K3 showed the same problems historically as in Select mentioned above. Being a distributor is not an easy life and it’s difficult to make money doing that. But new management is changing the focus which may improve matters. Maxcyte is a typical pharma company and I never understand the technology in these businesses. I think you need a degree in biochemistry to even get to grips with developments in the sector. I have no idea whether it will come good in the end. Eservglobal seem to be moving from a mobile payment offering to focus on “Homesend” – sending money internationally more quickly and at lower cost than traditional banks can do. Earthport is a similar business I believe and that has not yet been reporting profits.

FairFX has a number of electronic money/payment offerings with the latest being a “business” account for SMEs. That might be very attractive to the large numbers of such companies. I have seen this company present before and the message is always clear and the questions answered well whereas the other companies presenting failed to convince me.

An eventful week, compounded by stock market volatility. Summer is the time to pick up bargains and sell the over-hyped stocks when buyers depart for their holidays.

Curtis Banks

One final item; I seem to be having some payment problems with Curtis Banks (an AIM listed company) who manage one of my SIPPs that is in drawdown. They took over a business called Pointon York and since then there have been delays in payments, or in one case two payments made in error. Reviews of the service, including comments from employees on the web seem somewhat poor. If anyone else is having problems with them, please contact me.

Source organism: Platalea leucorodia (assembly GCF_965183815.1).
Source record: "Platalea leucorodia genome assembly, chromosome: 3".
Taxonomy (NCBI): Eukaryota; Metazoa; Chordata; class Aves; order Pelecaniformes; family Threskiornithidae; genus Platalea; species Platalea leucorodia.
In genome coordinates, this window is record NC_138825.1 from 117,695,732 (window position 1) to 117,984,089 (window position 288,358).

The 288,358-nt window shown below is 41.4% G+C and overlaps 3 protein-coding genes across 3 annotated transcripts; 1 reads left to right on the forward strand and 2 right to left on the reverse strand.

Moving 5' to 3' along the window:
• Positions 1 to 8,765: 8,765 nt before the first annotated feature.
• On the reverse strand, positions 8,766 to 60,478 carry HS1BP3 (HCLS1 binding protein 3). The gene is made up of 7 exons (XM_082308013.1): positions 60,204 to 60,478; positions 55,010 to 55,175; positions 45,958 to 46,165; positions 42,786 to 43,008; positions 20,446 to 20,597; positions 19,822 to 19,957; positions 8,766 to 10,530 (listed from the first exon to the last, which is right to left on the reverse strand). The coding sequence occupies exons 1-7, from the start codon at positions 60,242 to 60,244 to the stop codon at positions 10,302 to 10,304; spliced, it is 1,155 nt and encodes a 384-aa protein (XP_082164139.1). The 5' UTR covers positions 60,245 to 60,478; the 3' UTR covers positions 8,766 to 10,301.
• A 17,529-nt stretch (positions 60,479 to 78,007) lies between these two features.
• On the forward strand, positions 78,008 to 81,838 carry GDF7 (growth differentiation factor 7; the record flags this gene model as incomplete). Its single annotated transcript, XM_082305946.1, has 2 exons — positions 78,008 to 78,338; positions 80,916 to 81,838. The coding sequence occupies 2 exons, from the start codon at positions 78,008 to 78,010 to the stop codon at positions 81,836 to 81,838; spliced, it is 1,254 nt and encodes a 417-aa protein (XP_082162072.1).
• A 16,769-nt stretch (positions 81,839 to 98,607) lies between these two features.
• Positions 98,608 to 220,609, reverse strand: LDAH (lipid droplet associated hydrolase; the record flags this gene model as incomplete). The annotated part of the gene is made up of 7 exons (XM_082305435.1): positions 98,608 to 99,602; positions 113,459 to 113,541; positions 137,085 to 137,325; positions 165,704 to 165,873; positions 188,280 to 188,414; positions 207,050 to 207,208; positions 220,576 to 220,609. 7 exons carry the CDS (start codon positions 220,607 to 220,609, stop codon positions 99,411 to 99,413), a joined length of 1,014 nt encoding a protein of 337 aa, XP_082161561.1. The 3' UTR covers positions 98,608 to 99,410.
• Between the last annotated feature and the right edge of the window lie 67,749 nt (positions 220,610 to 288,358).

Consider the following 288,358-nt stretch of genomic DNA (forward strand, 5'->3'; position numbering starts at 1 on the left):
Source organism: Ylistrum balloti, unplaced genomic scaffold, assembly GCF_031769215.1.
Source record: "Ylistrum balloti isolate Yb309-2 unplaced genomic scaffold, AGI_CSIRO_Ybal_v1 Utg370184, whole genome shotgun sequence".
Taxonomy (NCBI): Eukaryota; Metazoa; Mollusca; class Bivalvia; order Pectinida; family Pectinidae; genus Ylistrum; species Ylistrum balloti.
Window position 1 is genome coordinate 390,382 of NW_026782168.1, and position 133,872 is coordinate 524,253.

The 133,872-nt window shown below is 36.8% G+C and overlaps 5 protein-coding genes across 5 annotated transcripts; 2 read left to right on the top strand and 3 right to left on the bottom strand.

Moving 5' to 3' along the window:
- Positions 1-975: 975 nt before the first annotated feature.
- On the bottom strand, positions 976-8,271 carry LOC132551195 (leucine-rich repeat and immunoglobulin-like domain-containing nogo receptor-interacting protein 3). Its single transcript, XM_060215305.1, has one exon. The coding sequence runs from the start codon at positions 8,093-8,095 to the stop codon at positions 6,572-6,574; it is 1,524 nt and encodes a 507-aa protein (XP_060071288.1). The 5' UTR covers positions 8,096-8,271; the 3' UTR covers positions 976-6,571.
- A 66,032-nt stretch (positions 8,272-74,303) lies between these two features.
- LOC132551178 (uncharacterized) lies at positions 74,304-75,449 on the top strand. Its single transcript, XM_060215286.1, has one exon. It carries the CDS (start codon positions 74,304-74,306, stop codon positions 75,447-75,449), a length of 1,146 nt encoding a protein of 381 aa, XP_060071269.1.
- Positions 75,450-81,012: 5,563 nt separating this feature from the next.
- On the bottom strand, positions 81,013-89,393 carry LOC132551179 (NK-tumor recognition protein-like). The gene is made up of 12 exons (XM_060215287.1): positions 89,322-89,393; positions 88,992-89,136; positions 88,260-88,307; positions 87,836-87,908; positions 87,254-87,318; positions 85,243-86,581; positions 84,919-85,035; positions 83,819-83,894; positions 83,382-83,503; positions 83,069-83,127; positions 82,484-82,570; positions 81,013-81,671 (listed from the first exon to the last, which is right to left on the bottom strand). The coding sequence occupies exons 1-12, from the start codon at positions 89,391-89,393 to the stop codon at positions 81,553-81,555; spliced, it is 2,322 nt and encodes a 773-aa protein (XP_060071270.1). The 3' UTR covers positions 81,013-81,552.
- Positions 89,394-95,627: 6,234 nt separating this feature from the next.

Roger Lawson (Twitter: https://twitter.com/RogerWLawson )

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Amati AIM VCT AGM and Retailers

Amati AIM VCT is one of those peculiar beasts – a Venture Capital Trust. Yesterday I attended their annual general meeting and here are some general comments on the company and the meeting:

Amati AIM VCT (AMAT) is the result a merger of the two Amati VCTs. They had very similar portfolios so this made a lot of sense, and the result is a large VCT with total assets of £147 million. This figure was also boosted by excellent performance last year – a total return of 45.2% on VCT2 for example. That of course was helped by a surprising good performance from AIM companies in general last year, but the Numis AIM index was only up 29%.

How was the performance achieved? By selective stock picking primarily, and by holding on to the winners. So the top ten holdings are now: Accesso Technology, Frontier Developments, Keywords Studios, Quixant, Learning Technologies, Ideagen, AB Dynamics, GB Group, Tristel and the TB Amati UK Smaller Companies Fund. The fact that I hold 5 of those companies directly tells me I should keep an eye on what the VCT is investing in.

Note that I learned to take a jaundiced view of AIM VCTs who traditionally did worse than private equity (i.e. generalist) VCTs due to being suckered into investing in dubious IPOs in what was historically a poor-performing AIM market. But there are always exceptions and perhaps this shows that AIM is improving and AIM fund managers are learning to be more discriminating.

There were presentations from fund managers Anna Wilson (new to the company) and founder Dr Paul Jourdan. The latter gave a somewhat “spaced out” presentation as if he had not spent much time preparing it. It included coverage of a chess match between two software programmes, indicating how clever they had become. Perhaps Paul is worried about being replaced by a computer. But I think the main message we were meant to receive was that the world is rapidly changing with disruptive new technology such as AI.